By Helen Kirwan-Taylor
Many years ago I had a falling-out with a girlfriend that proved so painful, I can hardly talk about it today. My friend (let's call her Mary) was a colorful television personality and had the world at her feet. She was engaged to a handsome European, and her face was plastered across the newspapers. I was working for 60 Minutes at the time, and we often met for lunch. Then one day her show was canceled and she asked me - casually, as though it didn't really matter...
If you squirm at the thought of creepy germs lurking on toilet
seats and faucet handles, you probably spend as little time as possible in the
restrooms of your office building, not to mention those in restaurants, hotels
and (God forbid!) gas stations. And during those nerve-wracking moments when
you dare to venture into the confines of the bathroom, you may find yourself
pushing open the stall door with your elbows, crouching precariously above the
toilet seat rather than letting your skin touch it, and flushing with your
But while there's plenty of bathroom paranoia to go around,
anxiety might be a little overdone. Yes, there can be plenty of bugs lying in
wait in public restrooms, including both familiar and unfamiliar suspects like
streptococcus, staphylococcus, E. coli and
shigella bacteria, hepatitis A virus, the common
cold virus, and various sexually transmitted organisms. But if your immune
system is healthy, and if you adopt simple hygienic measures like handwashing,
you should be able to deliver a knockout punch to most of what you encounter
and perhaps put your "germ-phobia" to rest.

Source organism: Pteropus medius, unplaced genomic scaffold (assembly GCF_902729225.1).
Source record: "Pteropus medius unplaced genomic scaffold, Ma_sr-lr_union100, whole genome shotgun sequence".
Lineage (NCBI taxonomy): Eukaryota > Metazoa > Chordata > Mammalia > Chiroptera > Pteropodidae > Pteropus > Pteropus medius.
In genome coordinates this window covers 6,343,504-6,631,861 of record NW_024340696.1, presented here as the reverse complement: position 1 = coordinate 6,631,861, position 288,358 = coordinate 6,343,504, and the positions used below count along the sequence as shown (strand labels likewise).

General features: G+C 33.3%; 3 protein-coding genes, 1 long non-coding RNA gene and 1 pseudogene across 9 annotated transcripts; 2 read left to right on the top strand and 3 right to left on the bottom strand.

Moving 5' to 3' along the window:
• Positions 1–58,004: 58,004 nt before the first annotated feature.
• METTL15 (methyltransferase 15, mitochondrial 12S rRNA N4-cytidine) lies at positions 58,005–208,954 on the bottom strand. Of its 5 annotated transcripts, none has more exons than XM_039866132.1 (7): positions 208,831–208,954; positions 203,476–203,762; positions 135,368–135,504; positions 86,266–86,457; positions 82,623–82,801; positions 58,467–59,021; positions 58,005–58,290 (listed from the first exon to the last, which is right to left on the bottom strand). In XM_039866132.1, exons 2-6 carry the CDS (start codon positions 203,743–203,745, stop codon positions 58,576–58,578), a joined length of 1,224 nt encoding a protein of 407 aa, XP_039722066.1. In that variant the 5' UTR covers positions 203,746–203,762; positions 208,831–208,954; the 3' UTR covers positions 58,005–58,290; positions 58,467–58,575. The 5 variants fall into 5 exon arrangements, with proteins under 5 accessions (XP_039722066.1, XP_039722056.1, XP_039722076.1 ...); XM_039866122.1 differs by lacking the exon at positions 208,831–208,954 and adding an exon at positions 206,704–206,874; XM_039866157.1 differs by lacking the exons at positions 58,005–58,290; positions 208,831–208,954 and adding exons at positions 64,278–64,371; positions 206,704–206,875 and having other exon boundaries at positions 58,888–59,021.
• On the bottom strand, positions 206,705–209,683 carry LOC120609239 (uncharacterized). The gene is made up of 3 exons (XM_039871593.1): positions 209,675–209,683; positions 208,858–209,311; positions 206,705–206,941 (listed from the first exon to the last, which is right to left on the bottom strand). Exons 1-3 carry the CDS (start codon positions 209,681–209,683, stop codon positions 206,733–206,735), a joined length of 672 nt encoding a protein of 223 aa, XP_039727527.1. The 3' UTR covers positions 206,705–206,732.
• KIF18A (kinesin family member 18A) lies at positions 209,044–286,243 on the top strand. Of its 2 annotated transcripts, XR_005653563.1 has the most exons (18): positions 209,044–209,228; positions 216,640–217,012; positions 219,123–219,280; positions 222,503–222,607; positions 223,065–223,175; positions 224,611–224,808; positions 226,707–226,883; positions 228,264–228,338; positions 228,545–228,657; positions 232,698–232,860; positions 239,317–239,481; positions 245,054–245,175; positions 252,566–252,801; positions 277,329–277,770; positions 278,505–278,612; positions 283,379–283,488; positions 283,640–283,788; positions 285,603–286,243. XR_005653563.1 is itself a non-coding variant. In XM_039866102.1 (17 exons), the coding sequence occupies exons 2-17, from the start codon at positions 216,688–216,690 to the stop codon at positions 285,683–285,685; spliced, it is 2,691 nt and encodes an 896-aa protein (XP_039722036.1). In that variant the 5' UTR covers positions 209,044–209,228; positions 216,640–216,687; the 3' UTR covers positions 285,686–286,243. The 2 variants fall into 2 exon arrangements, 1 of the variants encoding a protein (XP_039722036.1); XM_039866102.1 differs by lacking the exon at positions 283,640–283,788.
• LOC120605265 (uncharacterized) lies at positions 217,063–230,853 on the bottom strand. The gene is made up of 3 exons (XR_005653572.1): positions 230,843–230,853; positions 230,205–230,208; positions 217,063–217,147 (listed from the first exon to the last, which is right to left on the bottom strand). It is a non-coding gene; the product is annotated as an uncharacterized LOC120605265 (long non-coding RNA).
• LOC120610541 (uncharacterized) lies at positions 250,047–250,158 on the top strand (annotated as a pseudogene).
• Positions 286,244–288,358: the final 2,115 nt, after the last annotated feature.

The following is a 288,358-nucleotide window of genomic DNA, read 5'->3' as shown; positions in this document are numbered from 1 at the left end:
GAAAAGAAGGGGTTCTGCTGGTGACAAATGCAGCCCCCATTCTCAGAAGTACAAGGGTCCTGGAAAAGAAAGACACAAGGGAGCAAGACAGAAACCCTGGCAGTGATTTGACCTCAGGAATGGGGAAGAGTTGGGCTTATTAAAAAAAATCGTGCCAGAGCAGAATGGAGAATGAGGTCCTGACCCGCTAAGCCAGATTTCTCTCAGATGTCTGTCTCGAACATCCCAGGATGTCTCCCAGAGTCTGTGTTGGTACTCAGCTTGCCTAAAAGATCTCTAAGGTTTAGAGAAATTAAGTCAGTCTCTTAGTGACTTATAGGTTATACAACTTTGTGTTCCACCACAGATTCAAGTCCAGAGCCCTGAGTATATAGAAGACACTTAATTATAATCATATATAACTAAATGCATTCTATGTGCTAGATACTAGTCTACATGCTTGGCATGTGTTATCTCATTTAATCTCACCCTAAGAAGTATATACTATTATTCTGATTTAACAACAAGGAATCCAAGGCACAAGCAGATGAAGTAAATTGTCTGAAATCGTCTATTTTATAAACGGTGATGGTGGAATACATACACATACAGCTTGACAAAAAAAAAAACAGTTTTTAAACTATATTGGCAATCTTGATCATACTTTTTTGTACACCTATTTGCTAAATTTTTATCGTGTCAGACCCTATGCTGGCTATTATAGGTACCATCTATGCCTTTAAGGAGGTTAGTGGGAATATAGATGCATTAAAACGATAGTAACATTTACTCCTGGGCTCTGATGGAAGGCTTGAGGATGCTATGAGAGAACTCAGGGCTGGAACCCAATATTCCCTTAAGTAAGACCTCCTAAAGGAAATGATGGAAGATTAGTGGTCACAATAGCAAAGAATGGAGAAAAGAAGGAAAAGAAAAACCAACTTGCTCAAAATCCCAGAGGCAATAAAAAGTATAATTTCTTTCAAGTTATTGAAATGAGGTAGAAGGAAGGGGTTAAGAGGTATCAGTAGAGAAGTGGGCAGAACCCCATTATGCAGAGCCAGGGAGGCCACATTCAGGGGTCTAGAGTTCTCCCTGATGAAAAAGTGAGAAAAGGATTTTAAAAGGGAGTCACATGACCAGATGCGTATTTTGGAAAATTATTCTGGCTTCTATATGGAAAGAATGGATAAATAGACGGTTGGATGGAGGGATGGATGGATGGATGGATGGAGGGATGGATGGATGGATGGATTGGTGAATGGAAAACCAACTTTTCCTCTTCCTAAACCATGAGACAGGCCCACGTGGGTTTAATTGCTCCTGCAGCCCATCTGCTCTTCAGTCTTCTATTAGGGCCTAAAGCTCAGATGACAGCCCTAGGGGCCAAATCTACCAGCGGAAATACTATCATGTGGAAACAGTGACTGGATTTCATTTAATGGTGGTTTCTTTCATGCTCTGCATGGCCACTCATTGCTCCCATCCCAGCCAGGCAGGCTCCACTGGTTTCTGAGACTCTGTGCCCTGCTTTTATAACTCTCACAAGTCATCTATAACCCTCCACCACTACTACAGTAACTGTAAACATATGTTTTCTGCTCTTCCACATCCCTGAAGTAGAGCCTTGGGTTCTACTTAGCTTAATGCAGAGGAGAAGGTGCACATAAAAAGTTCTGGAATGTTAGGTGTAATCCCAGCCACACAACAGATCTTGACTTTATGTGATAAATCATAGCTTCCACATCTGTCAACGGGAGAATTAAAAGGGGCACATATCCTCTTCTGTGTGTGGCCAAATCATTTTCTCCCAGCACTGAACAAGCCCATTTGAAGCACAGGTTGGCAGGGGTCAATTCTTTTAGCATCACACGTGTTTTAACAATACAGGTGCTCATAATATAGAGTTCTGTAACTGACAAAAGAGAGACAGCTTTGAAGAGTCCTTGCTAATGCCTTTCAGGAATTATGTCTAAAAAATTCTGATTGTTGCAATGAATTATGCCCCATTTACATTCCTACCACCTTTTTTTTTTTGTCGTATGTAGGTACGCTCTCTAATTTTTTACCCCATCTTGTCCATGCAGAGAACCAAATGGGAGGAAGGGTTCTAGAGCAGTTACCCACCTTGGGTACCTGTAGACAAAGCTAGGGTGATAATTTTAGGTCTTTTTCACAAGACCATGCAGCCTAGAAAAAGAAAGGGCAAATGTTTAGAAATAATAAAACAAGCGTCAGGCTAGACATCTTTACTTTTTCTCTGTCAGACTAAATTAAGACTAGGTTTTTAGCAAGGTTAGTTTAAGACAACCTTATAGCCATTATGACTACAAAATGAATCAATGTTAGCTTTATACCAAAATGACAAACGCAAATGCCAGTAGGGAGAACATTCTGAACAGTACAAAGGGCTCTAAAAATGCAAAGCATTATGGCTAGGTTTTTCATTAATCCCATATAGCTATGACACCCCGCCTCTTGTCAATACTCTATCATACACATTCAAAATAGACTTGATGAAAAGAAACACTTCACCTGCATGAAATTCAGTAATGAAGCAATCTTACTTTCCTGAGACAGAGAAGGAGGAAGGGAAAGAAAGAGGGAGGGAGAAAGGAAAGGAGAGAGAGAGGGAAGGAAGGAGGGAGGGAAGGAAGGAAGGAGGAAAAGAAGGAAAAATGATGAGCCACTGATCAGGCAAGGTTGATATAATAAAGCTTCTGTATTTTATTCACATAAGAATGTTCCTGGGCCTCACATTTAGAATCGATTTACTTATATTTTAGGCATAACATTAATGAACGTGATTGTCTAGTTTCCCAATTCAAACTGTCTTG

No doubt about it, there could be a witch's brew of germs
wherever you turn in public restrooms. Many people consider toilet seats to be
public enemy No. 1 -- the playground for organisms responsible for STDs like chlamydia or gonorrhea. But before you panic, the
toilet seat is not a common vehicle for transmitting infections to
humans. Many disease-causing organisms can survive for only a short time on the
surface of the seat, and for an infection to occur, the germs would have to be
transferred from the toilet seat to your urethral or genital tract, or through
a cut or sore on the buttocks or thighs, which is possible but very
"To my knowledge, no one has ever acquired an STD on the toilet
seat -- unless they were having sex on the toilet seat!" says Abigail Salyers,
PhD, president of the American Society for Microbiology (ASM).
Common cold germs, like most viruses, die rapidly, and thus may
be less of a threat than you think. "Even if you come into contact with
particular viruses or bacteria, you'd have to contract them in amounts large
enough to make you sick," says Judy Daly, PhD, professor of pathology at the
University of Utah in Salt Lake City.
Germs in feces can be propelled into the air when the toilet is
flushed. For that reason, Philip Tierno, MD, director of clinical microbiology
and diagnostic immunology at New York University Medical Center and Mt. Sinai
Medical Center, advises leaving the stall immediately after flushing to keep
the microscopic, airborne mist from choosing you as a landing site. "The
greatest aerosol dispersal occurs not during the initial moments of the flush,
but rather once most of the water has already left the bowl," he says.